Printing Music Scores
Stephen Travis Pope
stp at limbo.create.ucsb.edu
Fri Mar 6 09:12:42 UTC 1998
Based on this discussion, I thought I should say/write a few words about
Siren's GUI framework. It is based on the one used in the MODE, and
documented in detail in an article in Computer Music Journal (CMJ) 16:3 (Fall
1992). (This document is included as ASCII in the Siren release's "Siren Doc"
archive; a compressed PostScript version [with figures] is to be found in http://www.create.ucsb.edu/~stp/PostScript/IDP.cmj.ps.Z.)
MODE/Siren GUI Tools
Siren is designed specifically for the easy construction of graphical tools
for manipulating sound and music (as well as other complex structured data).
There is a sophisticated (IMHO) framework for automatic layout of scores and
other event lists. There is a wide array of musical glyphs (including most of
the symbols found in standard music fonts). The figures in the CMJ article
give examples of the graphical applications I wrote in the MODE.
The earlier versions of the tools ("DoubleTalk" and the "HyperScore
ToolKit") used "old" MVC. These were ported in the MODE to VisualWorks,
meaning that windowSpec methods were used for view creation. Now that the
"core" of the package (magnitudes, events, event lists, schedulers, I/O
ports, etc.), has been ported to Squeak, I'm getting around to re-writing the
GUI framework for Squeak/Morphic. (The basic display list framework works
quite well in Squeak already, but runs under old MVC rather than Morphic.)
The basic premise of the Siren GUI framework (taken from the "Navigator"
application developed at Xerox PARC by David Leibs, Adele Goldberg, and
myself based on our eariler systems "DoubleTalk" and "The Delusion of Maya"),
is that all applications are simply glorified drawing tools with some smarts
about the objects that the user is manipulating. The run-time relationships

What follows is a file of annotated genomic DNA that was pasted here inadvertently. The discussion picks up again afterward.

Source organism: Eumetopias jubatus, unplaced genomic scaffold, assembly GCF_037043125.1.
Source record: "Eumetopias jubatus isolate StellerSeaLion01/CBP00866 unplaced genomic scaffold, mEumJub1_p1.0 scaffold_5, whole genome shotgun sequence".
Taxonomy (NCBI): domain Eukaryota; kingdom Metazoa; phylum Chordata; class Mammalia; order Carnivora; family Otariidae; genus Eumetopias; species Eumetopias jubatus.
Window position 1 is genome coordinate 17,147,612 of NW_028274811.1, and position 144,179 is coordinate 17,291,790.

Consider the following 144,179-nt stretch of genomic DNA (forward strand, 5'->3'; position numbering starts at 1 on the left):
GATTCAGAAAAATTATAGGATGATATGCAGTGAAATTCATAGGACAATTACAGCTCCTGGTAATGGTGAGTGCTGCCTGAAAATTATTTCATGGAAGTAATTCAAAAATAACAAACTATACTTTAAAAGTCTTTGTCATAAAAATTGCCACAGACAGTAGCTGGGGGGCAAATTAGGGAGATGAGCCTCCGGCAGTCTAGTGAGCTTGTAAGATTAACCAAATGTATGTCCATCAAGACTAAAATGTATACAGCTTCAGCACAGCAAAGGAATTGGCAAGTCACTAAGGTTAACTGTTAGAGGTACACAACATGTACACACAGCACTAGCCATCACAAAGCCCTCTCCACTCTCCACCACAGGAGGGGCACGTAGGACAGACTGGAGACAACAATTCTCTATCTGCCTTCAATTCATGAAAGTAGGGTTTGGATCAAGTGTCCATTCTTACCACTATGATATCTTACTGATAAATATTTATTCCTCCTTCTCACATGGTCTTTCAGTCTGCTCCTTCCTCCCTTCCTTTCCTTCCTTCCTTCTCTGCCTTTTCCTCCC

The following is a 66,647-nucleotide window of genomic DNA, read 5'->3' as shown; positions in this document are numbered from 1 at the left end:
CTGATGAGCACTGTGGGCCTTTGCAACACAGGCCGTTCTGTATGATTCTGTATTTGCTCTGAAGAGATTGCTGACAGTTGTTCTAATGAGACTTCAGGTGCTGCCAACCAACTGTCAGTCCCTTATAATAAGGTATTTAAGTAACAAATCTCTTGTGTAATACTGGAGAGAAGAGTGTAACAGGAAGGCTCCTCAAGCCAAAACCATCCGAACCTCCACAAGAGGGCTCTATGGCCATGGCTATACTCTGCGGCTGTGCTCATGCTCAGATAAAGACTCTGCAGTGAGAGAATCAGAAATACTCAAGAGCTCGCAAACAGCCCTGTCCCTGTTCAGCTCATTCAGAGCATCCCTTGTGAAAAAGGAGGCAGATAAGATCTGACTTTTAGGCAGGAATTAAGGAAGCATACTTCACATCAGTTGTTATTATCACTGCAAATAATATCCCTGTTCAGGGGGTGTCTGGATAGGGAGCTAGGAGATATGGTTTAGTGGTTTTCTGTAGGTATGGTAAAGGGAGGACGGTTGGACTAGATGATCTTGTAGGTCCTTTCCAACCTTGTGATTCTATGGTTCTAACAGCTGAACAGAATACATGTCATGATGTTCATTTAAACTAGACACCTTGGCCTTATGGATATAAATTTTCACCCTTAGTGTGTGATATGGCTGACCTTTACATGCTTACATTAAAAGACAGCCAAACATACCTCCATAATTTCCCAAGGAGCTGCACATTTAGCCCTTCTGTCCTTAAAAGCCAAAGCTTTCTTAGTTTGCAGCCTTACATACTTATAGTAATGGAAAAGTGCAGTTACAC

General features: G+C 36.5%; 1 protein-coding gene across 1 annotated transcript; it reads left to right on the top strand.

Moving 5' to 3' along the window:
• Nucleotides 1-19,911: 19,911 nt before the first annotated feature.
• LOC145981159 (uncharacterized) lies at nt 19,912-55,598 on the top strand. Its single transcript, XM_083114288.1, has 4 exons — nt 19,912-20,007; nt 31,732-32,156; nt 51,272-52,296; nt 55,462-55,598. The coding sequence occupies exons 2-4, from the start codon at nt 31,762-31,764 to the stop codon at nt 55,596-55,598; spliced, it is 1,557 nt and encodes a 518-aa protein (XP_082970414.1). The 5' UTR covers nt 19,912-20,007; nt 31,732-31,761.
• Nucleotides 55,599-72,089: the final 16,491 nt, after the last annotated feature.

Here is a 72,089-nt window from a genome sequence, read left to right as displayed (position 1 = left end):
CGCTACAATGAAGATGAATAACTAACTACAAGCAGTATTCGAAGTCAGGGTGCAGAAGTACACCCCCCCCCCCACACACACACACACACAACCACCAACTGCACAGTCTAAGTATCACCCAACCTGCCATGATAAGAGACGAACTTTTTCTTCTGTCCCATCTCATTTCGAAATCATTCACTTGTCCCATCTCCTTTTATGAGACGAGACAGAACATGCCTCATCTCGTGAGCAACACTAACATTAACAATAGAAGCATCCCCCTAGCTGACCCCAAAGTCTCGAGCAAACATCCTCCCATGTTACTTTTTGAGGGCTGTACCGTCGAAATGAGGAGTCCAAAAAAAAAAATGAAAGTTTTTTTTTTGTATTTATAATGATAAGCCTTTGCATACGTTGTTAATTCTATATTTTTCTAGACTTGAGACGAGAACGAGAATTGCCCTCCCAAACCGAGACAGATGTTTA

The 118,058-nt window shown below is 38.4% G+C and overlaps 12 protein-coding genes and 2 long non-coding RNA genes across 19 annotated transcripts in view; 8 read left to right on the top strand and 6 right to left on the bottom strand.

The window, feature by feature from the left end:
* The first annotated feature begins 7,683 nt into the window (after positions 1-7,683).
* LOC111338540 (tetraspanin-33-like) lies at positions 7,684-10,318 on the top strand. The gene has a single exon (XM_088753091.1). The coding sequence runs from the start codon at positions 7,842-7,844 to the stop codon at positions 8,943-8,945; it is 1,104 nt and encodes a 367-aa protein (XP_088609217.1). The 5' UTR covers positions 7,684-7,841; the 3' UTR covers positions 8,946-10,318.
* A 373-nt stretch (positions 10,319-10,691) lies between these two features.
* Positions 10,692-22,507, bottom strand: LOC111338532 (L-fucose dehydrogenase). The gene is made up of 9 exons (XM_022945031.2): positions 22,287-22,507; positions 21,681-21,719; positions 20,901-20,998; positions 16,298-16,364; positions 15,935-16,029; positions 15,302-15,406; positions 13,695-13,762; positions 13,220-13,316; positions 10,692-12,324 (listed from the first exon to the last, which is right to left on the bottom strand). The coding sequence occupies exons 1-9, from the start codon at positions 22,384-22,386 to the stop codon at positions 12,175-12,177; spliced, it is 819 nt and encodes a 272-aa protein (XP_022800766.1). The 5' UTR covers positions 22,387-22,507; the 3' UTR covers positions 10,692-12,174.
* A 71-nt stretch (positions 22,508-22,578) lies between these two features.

are somewhat like the following (for a drawing of this, see figure 6 on p. 17
of the CMJ paper):
A view has model that's an an event list editor (or other editor).
A view has a display list that it displays.
(The view's controller uses the display list for hit detection.)
An event list editor has a model that's an an event list (or other complex object).
An event list editor has a layout manager that it uses to generate the
view's display list on demand.
A layout manager uses a structure accessor to navigate around the event list.
Building a new notation means refining one of the built-in layout manager
classes. This might, for example, generate a simple "piano roll" notation
using a note's pitch and time to generate its x/y position, and its duration
to determine its width (PitchTimeLayoutManager does this). Fancier layout
managers can have all sorts of layout rules involving generating graphical
symbols for non-playing events (e.g., bar lines) or generating multi-glyph
sub-display-lists for each event (e.g., including an accidental).
>From the CMJ article: "Much of the work of building a new tool within the
MODE often goes into customizing the interaction and manipulation mechanisms,
rather than just the layout of standard pluggable view components. Building a
new notation by customizing a layout manager class and (optionally) a view
and controller, is relatively easy. Adding new structure accessors to present
new perspectives of structures based on properties or link types can be used
to extend the range of applications and to construct new hypermedia link
navigators. This architecture means that views and controllers are extremely
generic (applications are modeled as structured graphics editors, or "MacDraw
with structures behind it"), and that the bulk of many applications' special
functionality resides in a small number of changes to existing accessor and
layout manager classes."
Release 1.31 of Siren includes all the "core" classes ported to Squeak. The
Navigator framework works as well (up to the level of display list editors
and simple layout managers). The higher-level tools have not yet been ported
because I plan to re-think them in the process of moving over to Morphic. (I
am chanting the famous Ungar/Smith mantra of "only objects on the screen" and
trying to take a less tool-oriented approach, but am having a hard time at it.)
I'd love collaborators, and can set up a mechanism for more frequent updates
as soon as the next minor release settles. (I've been re-designing MIDI in
the past few weeks, and believe I've been able to greatly improve it.)
If there's interest, I can set up a special Siren mailing list, or we can
keep this discussion on the Squeak list for the time being...
_ Stephen Travis Pope
_ Center for Research in Electronic Art Technology (CREATE)
_ Dept. of Music, Univ. of California, Santa Barbara (UCSB)
_ stp at create.ucsb.edu, http://www.create.ucsb.edu/~stp/
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